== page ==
Omnicity Corp. hopes to do with the Internet what was done with electricity in the 1930s. Specifically, they hope to bring all of the benefits and capabilities of the Web to rural areas not currently served with broadband access. The goal is to build a nationwide wireless network that is able to deliver high-speed Internet access to rural subscribers in a more cost-effective way than traditional cable or fiber optic models.
Currently, only 38% of rural households have broadband connections, versus 57% of urban homes and 60% of suburban homes. Most homes in rural areas cannot receive cable television or broadband. Even DSL rarely extends beyond the city limits. And traditional dial-up service is simply to slow to run many of the Web’s newest programs.
All of this greatly limits the ability of this segment of the population to participate in what is rapidly becoming the most important communication revolution in modern history. Of perhaps greatest concern is the inability of many rural communities to realize the economic benefits made available by the Web. Small business, like all business, is increasingly dependent upon the Internet to reach their market. Opportunities for web-based businesses in rural communities are significant, but are almost totally dependent upon broadband access.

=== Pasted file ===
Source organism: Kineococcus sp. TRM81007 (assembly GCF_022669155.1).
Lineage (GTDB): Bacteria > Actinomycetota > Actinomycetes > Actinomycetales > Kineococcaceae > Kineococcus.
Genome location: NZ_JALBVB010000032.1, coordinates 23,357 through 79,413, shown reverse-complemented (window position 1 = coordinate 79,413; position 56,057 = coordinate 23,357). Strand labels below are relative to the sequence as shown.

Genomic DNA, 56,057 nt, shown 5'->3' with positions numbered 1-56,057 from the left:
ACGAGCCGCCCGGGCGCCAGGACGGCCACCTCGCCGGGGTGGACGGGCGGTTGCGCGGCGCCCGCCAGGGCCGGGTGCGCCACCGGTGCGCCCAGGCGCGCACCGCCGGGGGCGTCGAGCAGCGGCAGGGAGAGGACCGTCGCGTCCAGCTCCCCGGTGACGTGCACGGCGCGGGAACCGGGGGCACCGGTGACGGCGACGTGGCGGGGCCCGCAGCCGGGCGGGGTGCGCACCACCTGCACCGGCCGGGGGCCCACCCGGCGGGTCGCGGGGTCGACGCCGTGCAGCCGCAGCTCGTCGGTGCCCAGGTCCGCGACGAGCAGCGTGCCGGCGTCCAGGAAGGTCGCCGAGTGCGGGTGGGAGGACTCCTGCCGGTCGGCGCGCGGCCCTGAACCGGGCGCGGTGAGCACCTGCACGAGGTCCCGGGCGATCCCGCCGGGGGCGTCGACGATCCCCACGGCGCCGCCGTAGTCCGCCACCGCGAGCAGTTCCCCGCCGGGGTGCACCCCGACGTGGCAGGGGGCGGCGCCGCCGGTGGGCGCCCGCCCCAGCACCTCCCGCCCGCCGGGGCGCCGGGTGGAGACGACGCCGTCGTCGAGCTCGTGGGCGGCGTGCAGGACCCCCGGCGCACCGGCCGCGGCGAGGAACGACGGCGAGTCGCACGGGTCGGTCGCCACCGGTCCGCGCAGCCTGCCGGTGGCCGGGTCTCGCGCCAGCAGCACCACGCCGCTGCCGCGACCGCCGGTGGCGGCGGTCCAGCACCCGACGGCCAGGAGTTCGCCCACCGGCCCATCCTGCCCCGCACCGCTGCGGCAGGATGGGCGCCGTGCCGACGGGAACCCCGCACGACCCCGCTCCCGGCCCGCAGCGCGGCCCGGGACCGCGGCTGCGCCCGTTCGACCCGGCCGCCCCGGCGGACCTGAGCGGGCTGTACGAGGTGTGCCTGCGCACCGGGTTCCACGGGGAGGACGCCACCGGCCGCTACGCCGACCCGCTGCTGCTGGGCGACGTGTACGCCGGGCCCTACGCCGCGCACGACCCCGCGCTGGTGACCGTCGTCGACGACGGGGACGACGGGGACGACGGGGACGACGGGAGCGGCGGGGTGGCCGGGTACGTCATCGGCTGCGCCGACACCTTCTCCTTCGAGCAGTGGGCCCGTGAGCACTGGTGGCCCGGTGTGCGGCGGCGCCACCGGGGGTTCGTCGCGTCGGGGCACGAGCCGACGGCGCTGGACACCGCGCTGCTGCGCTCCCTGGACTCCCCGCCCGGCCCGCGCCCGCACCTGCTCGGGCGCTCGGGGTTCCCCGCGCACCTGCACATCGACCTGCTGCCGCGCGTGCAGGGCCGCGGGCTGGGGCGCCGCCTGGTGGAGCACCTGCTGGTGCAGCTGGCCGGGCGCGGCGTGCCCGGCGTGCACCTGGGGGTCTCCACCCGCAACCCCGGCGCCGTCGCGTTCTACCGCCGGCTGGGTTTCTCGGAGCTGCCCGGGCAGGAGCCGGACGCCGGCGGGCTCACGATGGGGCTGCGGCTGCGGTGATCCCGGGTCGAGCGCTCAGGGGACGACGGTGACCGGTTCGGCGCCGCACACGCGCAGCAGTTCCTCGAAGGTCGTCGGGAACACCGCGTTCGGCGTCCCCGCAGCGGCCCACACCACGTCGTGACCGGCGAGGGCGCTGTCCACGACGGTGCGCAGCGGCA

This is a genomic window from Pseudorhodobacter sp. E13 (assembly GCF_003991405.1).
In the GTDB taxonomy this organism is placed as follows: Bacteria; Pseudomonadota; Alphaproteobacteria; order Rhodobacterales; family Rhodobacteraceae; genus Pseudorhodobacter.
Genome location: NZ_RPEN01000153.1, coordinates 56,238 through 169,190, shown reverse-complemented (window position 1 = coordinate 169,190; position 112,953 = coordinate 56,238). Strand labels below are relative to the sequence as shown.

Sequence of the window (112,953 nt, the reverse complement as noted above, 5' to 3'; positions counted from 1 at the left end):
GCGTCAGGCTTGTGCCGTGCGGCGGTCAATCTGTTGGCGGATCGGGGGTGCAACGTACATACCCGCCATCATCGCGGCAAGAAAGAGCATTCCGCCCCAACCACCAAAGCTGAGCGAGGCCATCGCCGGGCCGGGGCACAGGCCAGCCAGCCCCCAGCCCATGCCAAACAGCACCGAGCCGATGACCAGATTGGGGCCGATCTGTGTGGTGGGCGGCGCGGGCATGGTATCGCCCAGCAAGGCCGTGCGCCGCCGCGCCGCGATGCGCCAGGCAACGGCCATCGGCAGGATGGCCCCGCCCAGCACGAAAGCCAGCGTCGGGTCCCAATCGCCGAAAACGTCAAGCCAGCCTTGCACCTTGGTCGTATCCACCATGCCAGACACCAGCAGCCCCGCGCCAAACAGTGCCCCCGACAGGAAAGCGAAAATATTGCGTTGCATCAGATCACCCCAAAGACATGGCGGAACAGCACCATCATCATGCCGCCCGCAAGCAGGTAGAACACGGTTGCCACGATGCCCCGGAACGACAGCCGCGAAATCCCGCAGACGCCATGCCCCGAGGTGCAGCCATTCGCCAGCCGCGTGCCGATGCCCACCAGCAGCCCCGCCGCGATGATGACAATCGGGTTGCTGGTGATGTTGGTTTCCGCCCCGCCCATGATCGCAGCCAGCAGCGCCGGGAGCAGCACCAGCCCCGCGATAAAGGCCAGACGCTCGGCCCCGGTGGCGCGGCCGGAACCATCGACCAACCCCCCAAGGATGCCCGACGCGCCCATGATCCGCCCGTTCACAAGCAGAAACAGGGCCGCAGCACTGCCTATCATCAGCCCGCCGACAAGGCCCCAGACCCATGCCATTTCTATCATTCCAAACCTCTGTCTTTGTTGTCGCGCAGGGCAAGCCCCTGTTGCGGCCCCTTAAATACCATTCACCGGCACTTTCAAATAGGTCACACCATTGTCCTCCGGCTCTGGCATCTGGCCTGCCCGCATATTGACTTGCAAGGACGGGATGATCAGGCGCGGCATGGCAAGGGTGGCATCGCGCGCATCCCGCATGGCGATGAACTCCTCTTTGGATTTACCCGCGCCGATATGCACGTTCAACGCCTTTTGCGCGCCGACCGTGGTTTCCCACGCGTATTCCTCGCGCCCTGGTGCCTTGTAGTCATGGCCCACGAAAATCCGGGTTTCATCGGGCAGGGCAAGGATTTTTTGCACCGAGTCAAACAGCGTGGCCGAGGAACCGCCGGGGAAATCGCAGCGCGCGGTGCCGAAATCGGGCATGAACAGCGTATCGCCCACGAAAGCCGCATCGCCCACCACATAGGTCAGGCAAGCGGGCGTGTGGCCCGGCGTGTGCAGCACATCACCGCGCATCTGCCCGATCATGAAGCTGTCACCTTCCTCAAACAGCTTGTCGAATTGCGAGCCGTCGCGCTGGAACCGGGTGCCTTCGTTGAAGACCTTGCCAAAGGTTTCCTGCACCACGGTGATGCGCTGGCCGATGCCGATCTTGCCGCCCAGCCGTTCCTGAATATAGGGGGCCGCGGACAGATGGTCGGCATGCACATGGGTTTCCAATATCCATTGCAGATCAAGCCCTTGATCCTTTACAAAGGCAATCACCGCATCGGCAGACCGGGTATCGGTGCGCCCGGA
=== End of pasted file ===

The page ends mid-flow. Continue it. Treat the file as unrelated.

Just as the electrification of rural America in the 20s and 30s transformed living standards, broadband could open up a world of economic and personal benefits for large areas of the country. But, as with electrification, the costs of providing service to a relatively small and diverse population has been a problem. It simply costs too much to lay a cable just to serve a few households.
But Omnicity plans to change all that using advanced wireless network technology. Wireless technology greatly reduces costs, making service possible to areas previously out of reach. The company’s strategy is to provide a total broadband solution, including voice, video, and data, in unserved and underserved markets, growing through acquisitions and partnerships with Rural Electric Municipal Cooperatives and Rural Telephone Companies.
With over 40 million rural and small homes and businesses having inadequate Internet service, the potential for growth is clear. Over the next 5 years, Omnicity projects a customer base of 170,000 subscribers, and revenues of nearly $87 million.
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